Raynaud's Phenomenon (cont.)
William C. Shiel Jr., MD, FACP, FACR
Dr. Shiel received a Bachelor of Science degree with honors from the University of Notre Dame. There he was involved in research in radiation biology and received the Huisking Scholarship. After graduating from St. Louis University School of Medicine, he completed his Internal Medicine residency and Rheumatology fellowship at the University of California, Irvine. He is board-certified in Internal Medicine and Rheumatology.
Melissa Conrad Stöppler, MD
Melissa Conrad Stöppler, MD, is a U.S. board-certified Anatomic Pathologist with subspecialty training in the fields of Experimental and Molecular Pathology. Dr. Stöppler's educational background includes a BA with Highest Distinction from the University of Virginia and an MD from the University of North Carolina. She completed residency training in Anatomic Pathology at Georgetown University followed by subspecialty fellowship training in molecular diagnostics and experimental pathology.
In this Article
- Raynaud's phenomenon facts
- What is Raynaud's phenomenon?
- What causes Raynaud's phenomenon?
- What conditions have been associated with Raynaud's phenomenon?
- What are Raynaud's phenomenon symptoms and signs?
- How is Raynaud's phenomenon diagnosed?
- What is the treatment for Raynaud's phenomenon?
- What is the prognosis (outlook) for Raynaud's phenomenon?
- Can Raynaud's phenomenon by prevented?
- Find a local Rheumatologist in your town
What is the prognosis (outlook) for Raynaud's phenomenon?
The outlook for those affected by Raynaud's phenomenon depends on its severity and whether or not there is associated underlying medical illness. Most people affected by Raynaud's phenomenon do very well in response to simple measures, with or without medications.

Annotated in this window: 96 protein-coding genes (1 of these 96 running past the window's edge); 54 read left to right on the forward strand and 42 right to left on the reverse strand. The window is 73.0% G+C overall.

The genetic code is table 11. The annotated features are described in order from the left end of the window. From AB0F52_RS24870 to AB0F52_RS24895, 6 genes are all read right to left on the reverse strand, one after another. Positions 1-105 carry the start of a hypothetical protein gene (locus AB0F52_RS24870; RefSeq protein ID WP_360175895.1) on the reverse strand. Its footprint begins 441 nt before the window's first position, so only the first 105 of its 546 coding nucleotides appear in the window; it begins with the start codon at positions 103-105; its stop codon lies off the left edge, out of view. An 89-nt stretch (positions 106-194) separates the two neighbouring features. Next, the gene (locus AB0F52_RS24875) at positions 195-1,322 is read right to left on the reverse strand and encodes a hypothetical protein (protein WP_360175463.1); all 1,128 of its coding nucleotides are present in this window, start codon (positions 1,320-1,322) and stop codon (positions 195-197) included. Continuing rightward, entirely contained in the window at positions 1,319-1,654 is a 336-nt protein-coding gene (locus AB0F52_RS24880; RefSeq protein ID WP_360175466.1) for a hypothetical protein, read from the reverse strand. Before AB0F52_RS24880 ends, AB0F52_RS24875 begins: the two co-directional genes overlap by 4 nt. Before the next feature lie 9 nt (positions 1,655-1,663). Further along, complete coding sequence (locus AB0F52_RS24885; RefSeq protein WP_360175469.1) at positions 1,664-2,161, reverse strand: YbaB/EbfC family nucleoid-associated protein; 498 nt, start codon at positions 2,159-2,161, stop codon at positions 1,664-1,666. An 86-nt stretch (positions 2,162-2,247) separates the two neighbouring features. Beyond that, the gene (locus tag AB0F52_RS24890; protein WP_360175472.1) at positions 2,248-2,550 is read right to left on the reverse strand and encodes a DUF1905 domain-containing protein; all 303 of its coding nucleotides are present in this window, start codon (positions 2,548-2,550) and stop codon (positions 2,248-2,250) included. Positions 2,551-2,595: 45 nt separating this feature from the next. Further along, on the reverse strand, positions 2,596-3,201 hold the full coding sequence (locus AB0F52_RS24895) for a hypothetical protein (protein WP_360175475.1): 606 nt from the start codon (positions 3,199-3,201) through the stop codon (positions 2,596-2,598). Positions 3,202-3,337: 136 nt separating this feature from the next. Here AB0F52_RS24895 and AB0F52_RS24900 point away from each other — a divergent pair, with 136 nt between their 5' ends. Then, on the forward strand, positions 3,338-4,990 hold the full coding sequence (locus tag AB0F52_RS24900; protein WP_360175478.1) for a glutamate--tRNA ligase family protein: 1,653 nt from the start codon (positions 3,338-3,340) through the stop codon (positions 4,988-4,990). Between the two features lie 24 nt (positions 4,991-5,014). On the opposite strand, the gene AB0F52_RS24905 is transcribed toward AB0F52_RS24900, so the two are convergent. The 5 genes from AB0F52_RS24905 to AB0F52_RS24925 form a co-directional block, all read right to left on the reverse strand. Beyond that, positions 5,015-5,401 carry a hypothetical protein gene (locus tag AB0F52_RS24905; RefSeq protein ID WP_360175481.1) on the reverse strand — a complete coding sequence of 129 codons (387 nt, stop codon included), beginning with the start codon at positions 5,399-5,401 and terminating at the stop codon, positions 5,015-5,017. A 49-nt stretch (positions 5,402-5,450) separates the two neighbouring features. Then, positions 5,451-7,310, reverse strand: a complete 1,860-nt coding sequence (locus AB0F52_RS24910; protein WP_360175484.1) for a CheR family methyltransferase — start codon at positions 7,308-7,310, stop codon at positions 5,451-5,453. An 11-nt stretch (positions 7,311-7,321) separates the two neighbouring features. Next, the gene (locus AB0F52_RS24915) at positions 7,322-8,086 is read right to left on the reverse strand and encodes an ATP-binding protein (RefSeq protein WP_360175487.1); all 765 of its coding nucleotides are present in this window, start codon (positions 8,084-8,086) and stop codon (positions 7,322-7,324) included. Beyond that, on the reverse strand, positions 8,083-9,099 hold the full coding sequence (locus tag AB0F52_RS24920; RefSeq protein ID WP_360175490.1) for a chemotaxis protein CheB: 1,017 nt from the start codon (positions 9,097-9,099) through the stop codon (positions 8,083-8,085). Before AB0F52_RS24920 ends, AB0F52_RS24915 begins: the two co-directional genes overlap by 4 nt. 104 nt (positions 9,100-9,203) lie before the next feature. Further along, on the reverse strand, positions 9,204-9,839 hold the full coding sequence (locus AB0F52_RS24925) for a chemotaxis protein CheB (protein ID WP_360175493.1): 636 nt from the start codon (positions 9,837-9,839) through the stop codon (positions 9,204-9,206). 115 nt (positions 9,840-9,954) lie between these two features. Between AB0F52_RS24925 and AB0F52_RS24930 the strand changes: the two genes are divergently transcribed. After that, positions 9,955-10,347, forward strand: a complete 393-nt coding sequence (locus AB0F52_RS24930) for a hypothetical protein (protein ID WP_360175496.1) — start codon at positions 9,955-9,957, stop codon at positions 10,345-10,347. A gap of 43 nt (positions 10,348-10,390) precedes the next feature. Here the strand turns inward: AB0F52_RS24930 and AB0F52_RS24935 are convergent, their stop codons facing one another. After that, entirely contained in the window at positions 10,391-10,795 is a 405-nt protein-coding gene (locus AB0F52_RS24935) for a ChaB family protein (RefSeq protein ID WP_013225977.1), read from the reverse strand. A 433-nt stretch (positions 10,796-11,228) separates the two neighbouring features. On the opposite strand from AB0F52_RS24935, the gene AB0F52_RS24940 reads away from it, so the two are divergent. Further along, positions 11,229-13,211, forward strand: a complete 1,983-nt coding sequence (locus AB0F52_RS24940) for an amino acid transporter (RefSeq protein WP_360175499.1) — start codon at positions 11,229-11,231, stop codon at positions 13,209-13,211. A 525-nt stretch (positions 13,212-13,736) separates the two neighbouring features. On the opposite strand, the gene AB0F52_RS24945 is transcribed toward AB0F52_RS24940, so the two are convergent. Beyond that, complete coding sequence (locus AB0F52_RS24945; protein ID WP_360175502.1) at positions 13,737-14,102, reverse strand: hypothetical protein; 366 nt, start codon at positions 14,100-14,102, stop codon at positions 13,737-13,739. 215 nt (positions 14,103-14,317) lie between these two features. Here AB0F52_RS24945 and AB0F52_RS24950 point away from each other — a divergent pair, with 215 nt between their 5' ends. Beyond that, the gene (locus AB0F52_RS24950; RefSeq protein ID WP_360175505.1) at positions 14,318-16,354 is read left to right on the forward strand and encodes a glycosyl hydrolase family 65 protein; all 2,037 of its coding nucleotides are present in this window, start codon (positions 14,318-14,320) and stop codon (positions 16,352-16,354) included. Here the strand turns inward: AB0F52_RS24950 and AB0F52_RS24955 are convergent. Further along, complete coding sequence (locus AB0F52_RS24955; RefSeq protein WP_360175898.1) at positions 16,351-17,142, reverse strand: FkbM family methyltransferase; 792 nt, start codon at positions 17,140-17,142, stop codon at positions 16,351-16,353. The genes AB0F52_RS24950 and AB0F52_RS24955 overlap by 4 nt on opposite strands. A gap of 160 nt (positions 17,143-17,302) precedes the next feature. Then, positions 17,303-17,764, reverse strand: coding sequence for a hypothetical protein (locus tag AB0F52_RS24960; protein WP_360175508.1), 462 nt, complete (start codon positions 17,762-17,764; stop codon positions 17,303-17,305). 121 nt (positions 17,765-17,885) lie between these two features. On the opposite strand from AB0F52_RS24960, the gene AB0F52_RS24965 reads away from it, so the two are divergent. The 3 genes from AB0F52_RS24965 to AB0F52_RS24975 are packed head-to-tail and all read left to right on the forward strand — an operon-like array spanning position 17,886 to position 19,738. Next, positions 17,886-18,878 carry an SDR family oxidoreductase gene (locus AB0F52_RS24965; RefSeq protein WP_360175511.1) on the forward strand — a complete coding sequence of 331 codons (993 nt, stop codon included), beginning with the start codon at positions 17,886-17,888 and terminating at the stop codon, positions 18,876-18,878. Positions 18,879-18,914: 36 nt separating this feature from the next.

Can Raynaud's phenomenon by prevented?
Raynaud's phenomenon can be prevented by avoiding the precipitating factors, such as cold or heat exposure, etc.
Certain medications should be avoided. Medications that can aggravate symptoms of RP by leading to increased blood-vessel spasm include over-the-counter cold and weight-control preparations, such as pseudoephedrine (Actifed, Chlor-Trimeton, CoTylenol, and Sudafed). Beta blockers, medicines used for high blood pressure and heart disease, can also worsen RP. These include atenolol (Tenormin), metoprolol (Lopressor), nadolol (Corgard), and propranolol.
Researchers have reported finding a substantial genetic (inherited) contribution both to the symptoms of RP and to the associated blood-vessel changes of patients with Raynaud's phenomenon.
Other researchers are studying nitric oxide and its potential relationship to Raynaud's phenomenon. A gel is being studied which might promote local production of nitric oxide in involved digits. The local nitric oxide, it seems, may open the blood vessels and improve the impaired circulation.
For further information about Raynaud's phenomenon, please visit the following site:
The Arthritis Foundation (http://www.arthritis.org)
Or you can write to:
The Arthritis Foundation
PO Box 19000
Atlanta, Georgia 30326
Medically reviewed by Kirkwood Johnston, MD; American Board of Internal Medicine with subspecialty in Rheumatology
Fauci, Anthony S., et al. Harrison's Principles of Internal Medicine. 17th ed. United States: McGraw-Hill Professional, 2008.
Koopman, William, et al., eds. Clinical Primer of Rheumatology. Philadelphia: Lippincott Williams & Wilkins, 2003.
Ruddy, Shaun, et al., eds. Kelley's Textbook of Rheumatology, 6th ed. Philadelphia: Saunders, 2001.
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